May 11, 2018

DACA Vote Coming Soon; Net Neutrality; and Congrats on Finishing Finals!

A group of Republican congressional representatives have defied party leadership by circulating a petition that would require four bills on DACA (Deferred Action for Childhood Arrivals) to be brought to the floor for a vote. (Normally, bills must be approved and put forward by the Speaker of the House.) Those pushing for the vote include Representative Jeff Denham of California, Representative Will Hurd of Texas, and Florida Representatives Mario Diaz-Balert and Carlos Curbelo. On a different front, a new lawsuit filed in Texas is seen as seeking a fast-track to the United States Supreme Court by creating a circuit split over the issue of whether DACA can be rescinded by executive order. Currently, three circuit court judges have issued nation-wide injunctions ensuring that DACA protections stay in place. The new law suit, which was filed by attorney generals of Texas and six other states -- Alabama, Arkansas, Louisiana, Nebraska, South Carolina, and West Virginia -- seeks the opposite result.

Net neutrality isn’t dead . . . yet. Senator Edward Markey announced that a group of senators have utilized the Congressional Review Act to force a vote on the widely unpopular recently enacted FCC regulations peeling back other regulations that ensured equal access. Markey declared: “This is a fight for the internet.” Early reports suggest the vote might be extremely close. Fifty senators are said to favor reversal, meaning one additional vote is necessary to send the bill to the House of Representatives. A number of companies have issued “red alerts” on their websites urging visitors to voice support to overturn the new FCC regulations, including, among others, Tinder, Tumbler, and TripAdvisor. Congress has limited time to act, so do consider getting involved. #NetNeutrality.

And on a more local note, are you all feeling a bit relieved right now? Congrats to all LLS students for finishing up finals! Schools out for summer? Well, not exactly. Our first-years are toiling away on the annual Write-On Competition for Loyola’s prestigious law review and journals. Hang in there and Good luck!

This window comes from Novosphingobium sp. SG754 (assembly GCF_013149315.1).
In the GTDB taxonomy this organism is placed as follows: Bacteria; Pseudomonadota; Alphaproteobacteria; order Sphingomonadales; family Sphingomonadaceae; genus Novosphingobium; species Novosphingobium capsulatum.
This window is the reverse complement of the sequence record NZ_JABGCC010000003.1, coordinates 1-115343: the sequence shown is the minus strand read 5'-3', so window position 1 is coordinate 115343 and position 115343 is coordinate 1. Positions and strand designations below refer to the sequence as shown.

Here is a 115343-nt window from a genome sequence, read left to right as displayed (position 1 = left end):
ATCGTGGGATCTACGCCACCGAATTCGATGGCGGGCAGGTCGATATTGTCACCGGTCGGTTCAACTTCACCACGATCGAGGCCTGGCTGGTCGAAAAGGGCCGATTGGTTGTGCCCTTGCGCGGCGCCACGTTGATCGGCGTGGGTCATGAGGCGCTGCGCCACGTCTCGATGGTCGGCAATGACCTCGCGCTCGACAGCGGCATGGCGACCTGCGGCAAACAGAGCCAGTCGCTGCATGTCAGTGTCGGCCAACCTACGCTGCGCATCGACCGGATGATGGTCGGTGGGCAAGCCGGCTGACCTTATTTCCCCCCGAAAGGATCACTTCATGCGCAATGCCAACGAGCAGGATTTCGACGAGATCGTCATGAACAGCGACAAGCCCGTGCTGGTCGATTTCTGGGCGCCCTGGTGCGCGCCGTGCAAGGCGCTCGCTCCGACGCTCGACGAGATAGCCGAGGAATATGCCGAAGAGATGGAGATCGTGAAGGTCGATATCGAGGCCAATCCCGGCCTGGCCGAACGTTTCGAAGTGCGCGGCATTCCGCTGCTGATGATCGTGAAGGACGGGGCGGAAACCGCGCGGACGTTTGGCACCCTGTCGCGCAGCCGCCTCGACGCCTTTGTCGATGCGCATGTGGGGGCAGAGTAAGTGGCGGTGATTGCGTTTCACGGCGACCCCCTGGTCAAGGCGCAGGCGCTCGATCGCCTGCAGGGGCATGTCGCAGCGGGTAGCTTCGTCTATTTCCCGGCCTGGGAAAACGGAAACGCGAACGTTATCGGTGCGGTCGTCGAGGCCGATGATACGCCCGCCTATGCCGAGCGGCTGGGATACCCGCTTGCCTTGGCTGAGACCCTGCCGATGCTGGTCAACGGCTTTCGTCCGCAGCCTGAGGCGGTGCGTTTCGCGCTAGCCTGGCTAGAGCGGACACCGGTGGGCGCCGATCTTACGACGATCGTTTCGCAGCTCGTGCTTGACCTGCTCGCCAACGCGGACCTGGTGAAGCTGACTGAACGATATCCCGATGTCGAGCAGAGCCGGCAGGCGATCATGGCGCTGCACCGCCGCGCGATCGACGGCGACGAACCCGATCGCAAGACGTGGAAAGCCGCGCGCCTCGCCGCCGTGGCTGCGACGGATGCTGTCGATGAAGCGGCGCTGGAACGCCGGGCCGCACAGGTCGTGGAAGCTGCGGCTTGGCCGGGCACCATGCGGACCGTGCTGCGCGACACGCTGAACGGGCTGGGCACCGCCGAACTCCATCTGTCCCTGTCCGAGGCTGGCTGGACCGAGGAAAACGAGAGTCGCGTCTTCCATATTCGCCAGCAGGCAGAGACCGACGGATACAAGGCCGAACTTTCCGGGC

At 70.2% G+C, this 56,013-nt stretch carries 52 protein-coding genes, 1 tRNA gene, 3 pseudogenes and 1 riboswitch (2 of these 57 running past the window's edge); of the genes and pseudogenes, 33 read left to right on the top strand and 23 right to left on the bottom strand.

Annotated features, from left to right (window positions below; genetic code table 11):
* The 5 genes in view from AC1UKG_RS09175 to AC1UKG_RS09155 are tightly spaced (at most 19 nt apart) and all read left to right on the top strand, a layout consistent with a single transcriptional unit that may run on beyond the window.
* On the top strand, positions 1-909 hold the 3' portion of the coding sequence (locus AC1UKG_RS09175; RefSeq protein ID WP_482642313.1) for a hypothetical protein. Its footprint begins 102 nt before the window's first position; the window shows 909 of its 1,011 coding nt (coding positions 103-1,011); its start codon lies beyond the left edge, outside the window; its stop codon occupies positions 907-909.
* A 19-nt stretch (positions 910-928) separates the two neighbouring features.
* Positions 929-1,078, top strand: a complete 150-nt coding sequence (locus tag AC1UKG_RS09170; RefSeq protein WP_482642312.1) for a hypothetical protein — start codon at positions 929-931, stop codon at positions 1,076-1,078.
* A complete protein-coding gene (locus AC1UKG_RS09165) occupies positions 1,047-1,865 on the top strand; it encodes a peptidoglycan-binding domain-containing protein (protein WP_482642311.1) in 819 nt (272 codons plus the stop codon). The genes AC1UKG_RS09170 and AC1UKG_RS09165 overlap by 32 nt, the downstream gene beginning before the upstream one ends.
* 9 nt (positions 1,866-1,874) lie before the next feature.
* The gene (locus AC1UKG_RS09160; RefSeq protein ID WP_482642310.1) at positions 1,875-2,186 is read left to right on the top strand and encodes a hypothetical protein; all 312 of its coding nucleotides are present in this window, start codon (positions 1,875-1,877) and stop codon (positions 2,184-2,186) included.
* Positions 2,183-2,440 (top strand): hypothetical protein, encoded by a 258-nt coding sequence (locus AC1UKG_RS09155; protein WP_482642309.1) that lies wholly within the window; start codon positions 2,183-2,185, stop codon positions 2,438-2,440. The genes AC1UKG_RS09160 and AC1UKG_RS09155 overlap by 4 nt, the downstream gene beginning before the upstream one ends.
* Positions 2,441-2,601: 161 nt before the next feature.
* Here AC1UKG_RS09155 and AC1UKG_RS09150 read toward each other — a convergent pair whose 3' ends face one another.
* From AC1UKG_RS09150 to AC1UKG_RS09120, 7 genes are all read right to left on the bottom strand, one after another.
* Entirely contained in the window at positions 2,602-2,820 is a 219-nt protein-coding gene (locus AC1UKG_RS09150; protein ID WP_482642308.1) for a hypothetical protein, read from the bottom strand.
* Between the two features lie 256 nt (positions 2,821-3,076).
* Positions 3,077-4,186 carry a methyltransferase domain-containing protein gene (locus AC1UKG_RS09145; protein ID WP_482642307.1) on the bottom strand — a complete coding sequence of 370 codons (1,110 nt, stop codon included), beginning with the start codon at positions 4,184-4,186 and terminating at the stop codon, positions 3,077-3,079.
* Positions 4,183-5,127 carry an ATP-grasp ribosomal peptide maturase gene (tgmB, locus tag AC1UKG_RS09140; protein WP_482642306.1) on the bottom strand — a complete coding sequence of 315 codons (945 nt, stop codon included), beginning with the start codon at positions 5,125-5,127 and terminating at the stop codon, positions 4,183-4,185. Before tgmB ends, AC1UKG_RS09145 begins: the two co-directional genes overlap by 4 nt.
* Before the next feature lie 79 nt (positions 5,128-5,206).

April 26, 2018

Another Court Victory for DACA, More Efforts to Legalize Marijuana, and Denim-Day at Loyola

Judge John Bates joined two other federal judges in keeping DACA (Deferred Action for Childhood Arrivals) in place. Judge Bates went one step further and ordered that the program must accept new applications. Notably, Judge Bates’ ruling was a judgment on the merits, meaning that if the order is not changed, it permanently goes into effect, subject to appeal. To provide the DHS additional time to better justify the decision to rescind DACA, Judge Bates stayed his order for ninety days. The two prior rulings preliminarily mandating nation-wide continuation of DACA came from the Second and Ninth Circuits. Click here  to read Judge Bates' opinion.   

Senator Chuck Schumer announced plans to introduce a new Senate bill that would remove marijuana from the federal list of controlled substances, which would formally leave it up to the states to determine whether marijuana is illegal. Currently, the majority of states permit use of marijuana for health purposes. Nine states, along with the District of Columbia permit recreational use. The bill likely will be supported by former House Majority Leader John Boehner, who recently announced he had reversed his stance against legalization of marijuana and had joined the advisory board of Acreage Holdings, one of the many companies the cannabis industry. The bill also likely will find support from the “Cannabis Caucus,” a bi-partisan group formed by four members of Congress to end federal interference with state laws permitting use of marijuana for recreational and medical purposes.

Loyola supported this year’s Denim-Day, a 19-year campaign run by Peace Over Violence to call attention and honor Sexual Violence Awareness Month. The campaign was a response to a ruling by the Supreme Court of Italy that overturned a rape conviction because the victim had been wearing tight jeans, thereby suggesting she must have assisted her assailant in removing her jeans. The next day, female members of the Italian parliament showed their support for the victim by wearing jeans to work. And Denim Day was launched. Per the organizers, the goal is provide a “visible means of protest against the misconceptions that surround sexual assault.”